Researchers from the National Cancer Institute (NCI) have found that women in a large study who used estrogen replacement therapy after menopause were at increased risk for ovarian cancer. The report was published in the July 17, 2002, issue of JAMA.* The scientists followed 44,241 women for approximately 20 years. Compared to postmenopausal women not using hormone replacement therapy, users of estrogen-only therapy had a 60 percent greater risk of developing ovarian cancer. The risk increased with length of estrogen use. The women, who were followed from 1979 to 1998, were former participants in the Breast Cancer Detection Demonstration Project, a mammography screening program conducted between 1973 and 1980.
"The main finding of our study was that postmenopausal women who used estrogen replacement therapy for 10 or more years were at significantly higher risk of developing ovarian cancer than women who never used hormone replacement therapy," said James V. Lacey, Jr., Ph.D., lead author of the study from NCI’s Division of Cancer Epidemiology and Genetics.
The relative risk for 10 to 19 years of use was 1.8, which translates to an 80 percent higher risk than non-users, and increased to 3.2 (a 220 percent higher risk than non-users) for women who took estrogen for 20 or more years.
Every year, about 23,000 U.S. women are diagnosed with ovarian cancer and 14,000 women die from the disease. A woman’s lifetime risk of developing ovarian cancer is 1.7 percent. This means that in a group of 100 women followed from birth to age 85, fewer than two would get ovarian cancer. In comparison, about 13 women would get breast cancer (lifetime risk is 13.3 percent), fewer than three women would develop uterine cancer (lifetime risk is 2.7 percent), and between 16 and 32 women would develop osteoporosis.
An estimated 40 million U.S. women will experience menopause during the next 20 years, and women today are living approximately one-third of their life after menopause.
Anywhere from 20 percent to 45 percent of U.S. women take some form of hormone therapy between the ages of 50 and 75. According to industry estimates, about 8 million U.S. women use estrogen alone and about 6 million U.S. women use estrogen-progestin therapy. About 20 percent of hormone users continue for more than five years.
NCI Press Office | EurekAlert
Correct connections are crucial
26.06.2017 | Charité - Universitätsmedizin Berlin
One gene closer to regenerative therapy for muscular disorders
01.06.2017 | Cincinnati Children's Hospital Medical Center
An international team of scientists has proposed a new multi-disciplinary approach in which an array of new technologies will allow us to map biodiversity and the risks that wildlife is facing at the scale of whole landscapes. The findings are published in Nature Ecology and Evolution. This international research is led by the Kunming Institute of Zoology from China, University of East Anglia, University of Leicester and the Leibniz Institute for Zoo and Wildlife Research.
Using a combination of satellite and ground data, the team proposes that it is now possible to map biodiversity with an accuracy that has not been previously...
Heatwaves in the Arctic, longer periods of vegetation in Europe, severe floods in West Africa – starting in 2021, scientists want to explore the emissions of the greenhouse gas methane with the German-French satellite MERLIN. This is made possible by a new robust laser system of the Fraunhofer Institute for Laser Technology ILT in Aachen, which achieves unprecedented measurement accuracy.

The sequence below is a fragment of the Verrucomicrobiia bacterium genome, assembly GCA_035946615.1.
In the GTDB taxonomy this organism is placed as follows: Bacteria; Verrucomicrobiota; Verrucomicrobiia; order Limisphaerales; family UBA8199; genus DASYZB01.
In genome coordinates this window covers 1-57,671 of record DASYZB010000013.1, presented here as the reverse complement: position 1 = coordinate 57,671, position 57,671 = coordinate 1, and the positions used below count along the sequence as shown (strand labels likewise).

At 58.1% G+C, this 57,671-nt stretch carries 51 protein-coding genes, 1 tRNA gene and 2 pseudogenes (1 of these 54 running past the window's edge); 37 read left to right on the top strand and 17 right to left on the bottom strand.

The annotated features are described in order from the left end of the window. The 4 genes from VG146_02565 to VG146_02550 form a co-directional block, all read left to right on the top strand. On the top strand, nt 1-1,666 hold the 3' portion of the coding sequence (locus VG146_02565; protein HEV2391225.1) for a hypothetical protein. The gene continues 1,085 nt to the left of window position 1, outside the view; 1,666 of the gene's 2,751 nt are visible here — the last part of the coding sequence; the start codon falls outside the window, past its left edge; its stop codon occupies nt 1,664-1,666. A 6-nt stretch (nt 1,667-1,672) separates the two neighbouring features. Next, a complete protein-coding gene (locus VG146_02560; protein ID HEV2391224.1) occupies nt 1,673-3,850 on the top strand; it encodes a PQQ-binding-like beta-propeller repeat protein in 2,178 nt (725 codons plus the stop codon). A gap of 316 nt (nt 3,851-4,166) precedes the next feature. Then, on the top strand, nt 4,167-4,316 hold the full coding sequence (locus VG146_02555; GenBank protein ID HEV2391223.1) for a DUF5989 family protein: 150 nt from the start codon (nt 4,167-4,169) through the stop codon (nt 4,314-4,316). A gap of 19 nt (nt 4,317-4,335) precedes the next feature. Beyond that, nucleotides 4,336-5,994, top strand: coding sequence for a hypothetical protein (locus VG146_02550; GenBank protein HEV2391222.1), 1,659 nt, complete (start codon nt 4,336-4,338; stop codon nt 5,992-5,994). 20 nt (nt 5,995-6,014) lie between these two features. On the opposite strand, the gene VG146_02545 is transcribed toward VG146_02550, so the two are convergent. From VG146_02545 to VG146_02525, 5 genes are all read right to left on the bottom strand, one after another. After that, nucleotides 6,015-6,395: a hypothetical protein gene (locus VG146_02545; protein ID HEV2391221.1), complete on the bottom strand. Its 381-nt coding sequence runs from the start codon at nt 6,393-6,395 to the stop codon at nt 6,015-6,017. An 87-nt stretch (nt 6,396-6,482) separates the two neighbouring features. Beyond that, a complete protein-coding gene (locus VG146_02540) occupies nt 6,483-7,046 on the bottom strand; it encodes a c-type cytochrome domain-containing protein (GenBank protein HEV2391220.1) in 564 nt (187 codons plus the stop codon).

Methane is primarily the result of the decomposition of organic matter. The gas has a 25 times greater warming potential than carbon dioxide, but is not as...
Hydrogen is regarded as the energy source of the future: It is produced with solar power and can be used to generate heat and electricity in fuel cells. Empa researchers have now succeeded in decoding the movement of hydrogen ions in crystals – a key step towards more efficient energy conversion in the hydrogen industry of tomorrow.
As charge carriers, electrons and ions play the leading role in electrochemical energy storage devices and converters such as batteries and fuel cells. Proton...
Scientists from the Excellence Cluster Universe at the Ludwig-Maximilians-Universität Munich have establised "Cosmowebportal", a unique data centre for cosmological simulations located at the Leibniz Supercomputing Centre (LRZ) of the Bavarian Academy of Sciences. The complete results of a series of large hydrodynamical cosmological simulations are available, with data volumes typically exceeding several hundred terabytes. Scientists worldwide can interactively explore these complex simulations via a web interface and directly access the results.
With current telescopes, scientists can observe our Universe’s galaxies and galaxy clusters and their distribution along an invisible cosmic web. From the...
Temperature measurements possible even on the smallest scale / Molecular ruby for use in material sciences, biology, and medicine
Chemists at Johannes Gutenberg University Mainz (JGU) in cooperation with researchers of the German Federal Institute for Materials Research and Testing (BAM)...
19.06.2017 | Event News
13.06.2017 | Event News
13.06.2017 | Event News
26.06.2017 | Life Sciences
26.06.2017 | Physics and Astronomy
26.06.2017 | Information Technology